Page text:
Featured Customer Sameer Kale traveled all the way from Serum Institute of India in Pune to attend LSU in Santa Barbara. The scope of the Serum Institute’s contributions to world healthcare—saving millions of lives each year—is amazing, and we are proud to be part of Sameer’s story.
I come from Akola, a small town in Maharashtra, India. My father is an agronomist and my mother is a homemaker. My wife is a virologist working in the field of HIV research, and with a degree in biochemistry, I, too, was determined to work in the field of biomedical research and life sciences. My scientific career began at India’s National AIDS Research Institute with a senior research fellowship awarded by the Indian Council of Medical Research (ICMR). This experience as a molecular biologist in the field of infectious diseases opened the gates for me to the Serum Institute of India (SIIPL), where my first assignment involved developing molecular techniques for the identity and release of a proprietary viral vaccine.
SIIPL is ranked as India's No. 1 biotechnology company, manufacturing highly specialized, life-saving biologicals like vaccines, using cutting-edge genetic- and cell-based technologies, antisera and other medical specialties. SIIPL is also the world’s largest WHO-accredited vaccine manufacturer, producing more than 1.5 billion doses that are sold in 170 countries across the globe. It is estimated that about 65% of the children in the world receive at least one vaccine manufactured by Serum Institute. I consider myself fortunate to have been associated with SIIPL for last 14 years and contributing in this capacity to global healthcare initiatives.
Currently I am placed as manager in the Quality Control Lab for analysis of polysaccharide-protein conjugate vaccines and recombinant proteins as per the relevant national and international regulations; I serve as team lead for polysaccharide-conjugate vaccines. I am also involved in the analysis of a novel, glyconjugate vaccine comprised of multiple serogroups. Release tests include characterization, potency assessment, impurity profiling, identity, safety and stability characterization. My team employs multiple techniques for physico-chemical characterization of the glycoconjugate such as biochemical tests, ELISA, ion-exchange chromatography and HPLC-SEC-UV-MALS-RI analysis.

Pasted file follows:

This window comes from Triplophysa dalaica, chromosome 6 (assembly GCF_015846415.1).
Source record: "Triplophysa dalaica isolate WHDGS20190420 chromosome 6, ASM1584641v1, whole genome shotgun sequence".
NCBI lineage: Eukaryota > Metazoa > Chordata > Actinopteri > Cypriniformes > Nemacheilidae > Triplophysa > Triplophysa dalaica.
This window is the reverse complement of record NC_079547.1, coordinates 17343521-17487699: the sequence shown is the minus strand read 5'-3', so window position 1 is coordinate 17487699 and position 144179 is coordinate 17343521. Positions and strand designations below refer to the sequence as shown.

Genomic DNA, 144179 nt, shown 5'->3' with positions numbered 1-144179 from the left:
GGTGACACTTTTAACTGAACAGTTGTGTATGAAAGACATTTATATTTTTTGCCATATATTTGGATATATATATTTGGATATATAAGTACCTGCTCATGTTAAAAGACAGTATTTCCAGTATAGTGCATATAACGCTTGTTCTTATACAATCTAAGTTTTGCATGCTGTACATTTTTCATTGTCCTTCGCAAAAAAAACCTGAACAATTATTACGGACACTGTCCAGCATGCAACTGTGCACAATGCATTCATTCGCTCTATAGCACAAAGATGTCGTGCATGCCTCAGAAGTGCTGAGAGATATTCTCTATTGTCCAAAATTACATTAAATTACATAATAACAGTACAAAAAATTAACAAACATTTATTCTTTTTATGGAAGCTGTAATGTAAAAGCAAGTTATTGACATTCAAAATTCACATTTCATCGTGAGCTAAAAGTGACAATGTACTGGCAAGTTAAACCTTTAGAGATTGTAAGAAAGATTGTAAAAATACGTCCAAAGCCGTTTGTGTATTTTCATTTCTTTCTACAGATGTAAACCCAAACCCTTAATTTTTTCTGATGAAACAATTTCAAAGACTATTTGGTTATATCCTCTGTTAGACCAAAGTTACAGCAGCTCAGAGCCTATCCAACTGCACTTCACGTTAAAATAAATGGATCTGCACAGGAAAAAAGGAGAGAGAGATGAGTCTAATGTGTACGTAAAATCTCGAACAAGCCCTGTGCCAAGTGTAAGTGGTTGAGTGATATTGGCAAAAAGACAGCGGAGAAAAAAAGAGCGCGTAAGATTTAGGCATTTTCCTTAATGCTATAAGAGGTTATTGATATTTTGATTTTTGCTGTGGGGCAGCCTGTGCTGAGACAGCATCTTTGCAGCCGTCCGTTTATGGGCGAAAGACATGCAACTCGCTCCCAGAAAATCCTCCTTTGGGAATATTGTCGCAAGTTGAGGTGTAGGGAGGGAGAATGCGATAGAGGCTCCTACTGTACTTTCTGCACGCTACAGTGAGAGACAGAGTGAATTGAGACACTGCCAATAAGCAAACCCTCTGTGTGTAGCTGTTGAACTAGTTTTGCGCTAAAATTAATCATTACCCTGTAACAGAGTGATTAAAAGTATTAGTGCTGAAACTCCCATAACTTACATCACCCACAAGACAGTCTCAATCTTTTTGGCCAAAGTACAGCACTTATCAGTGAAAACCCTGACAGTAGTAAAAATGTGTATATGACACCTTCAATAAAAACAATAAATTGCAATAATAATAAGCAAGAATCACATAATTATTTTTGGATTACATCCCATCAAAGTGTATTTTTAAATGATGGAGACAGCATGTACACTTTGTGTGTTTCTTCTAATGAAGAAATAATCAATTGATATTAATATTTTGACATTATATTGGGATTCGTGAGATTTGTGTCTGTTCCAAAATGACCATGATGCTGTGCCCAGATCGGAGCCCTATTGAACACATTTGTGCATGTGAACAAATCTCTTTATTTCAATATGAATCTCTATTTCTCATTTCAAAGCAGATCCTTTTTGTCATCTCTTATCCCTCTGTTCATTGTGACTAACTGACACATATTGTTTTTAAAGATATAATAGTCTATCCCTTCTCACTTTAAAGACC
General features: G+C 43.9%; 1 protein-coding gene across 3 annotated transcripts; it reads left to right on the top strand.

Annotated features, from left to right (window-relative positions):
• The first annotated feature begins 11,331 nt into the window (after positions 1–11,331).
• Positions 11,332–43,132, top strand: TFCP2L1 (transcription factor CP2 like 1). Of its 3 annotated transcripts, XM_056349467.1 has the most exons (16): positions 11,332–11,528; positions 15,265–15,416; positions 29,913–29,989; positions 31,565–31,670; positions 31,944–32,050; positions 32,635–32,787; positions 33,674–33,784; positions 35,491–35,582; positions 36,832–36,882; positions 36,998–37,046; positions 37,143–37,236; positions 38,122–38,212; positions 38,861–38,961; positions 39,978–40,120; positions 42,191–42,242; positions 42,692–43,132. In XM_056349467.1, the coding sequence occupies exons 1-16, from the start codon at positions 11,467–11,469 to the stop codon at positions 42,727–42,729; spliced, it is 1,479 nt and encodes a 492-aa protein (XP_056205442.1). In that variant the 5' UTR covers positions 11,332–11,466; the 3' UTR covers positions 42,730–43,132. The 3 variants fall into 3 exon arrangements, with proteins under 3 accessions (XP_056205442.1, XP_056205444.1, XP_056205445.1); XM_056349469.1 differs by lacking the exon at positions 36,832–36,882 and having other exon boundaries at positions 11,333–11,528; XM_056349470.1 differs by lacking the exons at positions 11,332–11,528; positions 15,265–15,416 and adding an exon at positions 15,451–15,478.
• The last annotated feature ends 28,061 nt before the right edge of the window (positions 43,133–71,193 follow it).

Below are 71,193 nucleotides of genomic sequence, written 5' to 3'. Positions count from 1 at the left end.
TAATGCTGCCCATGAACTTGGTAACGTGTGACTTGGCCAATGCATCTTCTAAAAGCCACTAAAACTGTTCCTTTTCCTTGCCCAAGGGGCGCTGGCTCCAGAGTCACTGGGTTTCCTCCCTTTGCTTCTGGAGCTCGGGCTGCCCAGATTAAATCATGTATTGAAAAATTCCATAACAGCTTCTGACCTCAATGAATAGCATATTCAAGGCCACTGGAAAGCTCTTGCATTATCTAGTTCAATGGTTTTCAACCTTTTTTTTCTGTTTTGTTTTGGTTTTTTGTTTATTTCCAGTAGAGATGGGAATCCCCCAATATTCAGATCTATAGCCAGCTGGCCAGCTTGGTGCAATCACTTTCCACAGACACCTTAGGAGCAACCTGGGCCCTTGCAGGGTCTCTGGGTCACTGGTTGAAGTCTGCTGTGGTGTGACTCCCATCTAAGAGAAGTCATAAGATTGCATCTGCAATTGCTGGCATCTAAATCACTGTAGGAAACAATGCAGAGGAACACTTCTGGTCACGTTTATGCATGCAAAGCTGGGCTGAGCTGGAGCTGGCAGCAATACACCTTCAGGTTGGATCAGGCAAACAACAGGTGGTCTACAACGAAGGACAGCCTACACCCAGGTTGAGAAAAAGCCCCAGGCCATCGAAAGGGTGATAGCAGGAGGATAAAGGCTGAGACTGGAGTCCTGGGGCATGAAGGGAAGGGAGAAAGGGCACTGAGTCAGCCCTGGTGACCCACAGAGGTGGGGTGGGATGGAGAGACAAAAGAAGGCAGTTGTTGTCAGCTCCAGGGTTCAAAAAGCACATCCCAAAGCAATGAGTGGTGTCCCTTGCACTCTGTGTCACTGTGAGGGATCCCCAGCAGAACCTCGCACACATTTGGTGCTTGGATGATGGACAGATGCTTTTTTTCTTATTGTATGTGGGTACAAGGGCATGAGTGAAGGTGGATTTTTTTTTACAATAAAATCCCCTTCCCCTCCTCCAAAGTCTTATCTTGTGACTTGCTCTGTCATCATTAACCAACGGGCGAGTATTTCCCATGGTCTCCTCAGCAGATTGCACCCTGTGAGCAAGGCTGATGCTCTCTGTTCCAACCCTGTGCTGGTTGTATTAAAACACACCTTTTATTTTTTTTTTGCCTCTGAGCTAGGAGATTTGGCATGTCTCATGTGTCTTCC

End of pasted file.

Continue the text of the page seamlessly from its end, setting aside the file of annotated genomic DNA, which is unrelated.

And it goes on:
Controlling the size and molecular weight of the molecules is essential in producing a stable vaccine product. During the development of a novel glycoconjugate, I first came across SEC-MALS in the scientific literature. This encounter triggered lively technical discussions and the conclusion that SEC-MALS is the method of choice for detailed determination of the size, shape, molecular weight and polysaccharide-protein ratio of processed polysaccharides and protein-polysaccharide conjugates. In addition to characterization tasks, I find SEC-MALS data useful for shelf life and temperature stability studies. We are also using SEC-MALS to establish in-process controls for biological manufacturing processes and in lot release, for compliance with regulatory standards. Looking ahead, I am proposing the use of SEC-MALS to characterize lot-to-lot consistency, as well as developmental studies on controlled manufacturing processes.
In addition to science, I like to travel and explore: to experience different destinations for scenic beauty, and different cuisines for tickling my taste buds. Attending Light Scattering University in Santa Barbara, California has combined all these pleasures in one trip!
Wyatt's DAWN and Optilab SEC-MALS instruments have opened a new avenue of research for me in the field of glycoconjugates and their characterization. It has helped me to understand complex biomolecules in a practical way. The training and support received at Wyatt Technology's Light Scattering University is noteworthy.